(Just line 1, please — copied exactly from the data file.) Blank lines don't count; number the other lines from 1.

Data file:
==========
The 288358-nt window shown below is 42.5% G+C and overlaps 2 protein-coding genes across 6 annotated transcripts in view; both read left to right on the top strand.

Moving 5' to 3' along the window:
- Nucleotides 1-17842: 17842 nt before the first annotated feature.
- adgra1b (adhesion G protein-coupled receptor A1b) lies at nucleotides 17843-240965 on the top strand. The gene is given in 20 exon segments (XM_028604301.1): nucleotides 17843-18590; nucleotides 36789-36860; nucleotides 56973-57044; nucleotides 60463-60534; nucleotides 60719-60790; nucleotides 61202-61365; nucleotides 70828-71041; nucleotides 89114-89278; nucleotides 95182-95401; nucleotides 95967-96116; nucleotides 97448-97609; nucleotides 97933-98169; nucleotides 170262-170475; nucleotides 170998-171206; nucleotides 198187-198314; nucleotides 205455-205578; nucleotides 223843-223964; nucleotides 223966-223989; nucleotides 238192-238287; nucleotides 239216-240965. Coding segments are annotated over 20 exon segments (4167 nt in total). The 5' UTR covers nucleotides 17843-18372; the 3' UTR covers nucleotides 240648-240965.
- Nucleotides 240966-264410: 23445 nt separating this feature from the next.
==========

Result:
The 288358-nt window shown below is 42.5% G+C and overlaps 2 protein-coding genes across 6 annotated transcripts in view; both read left to right on the top strand.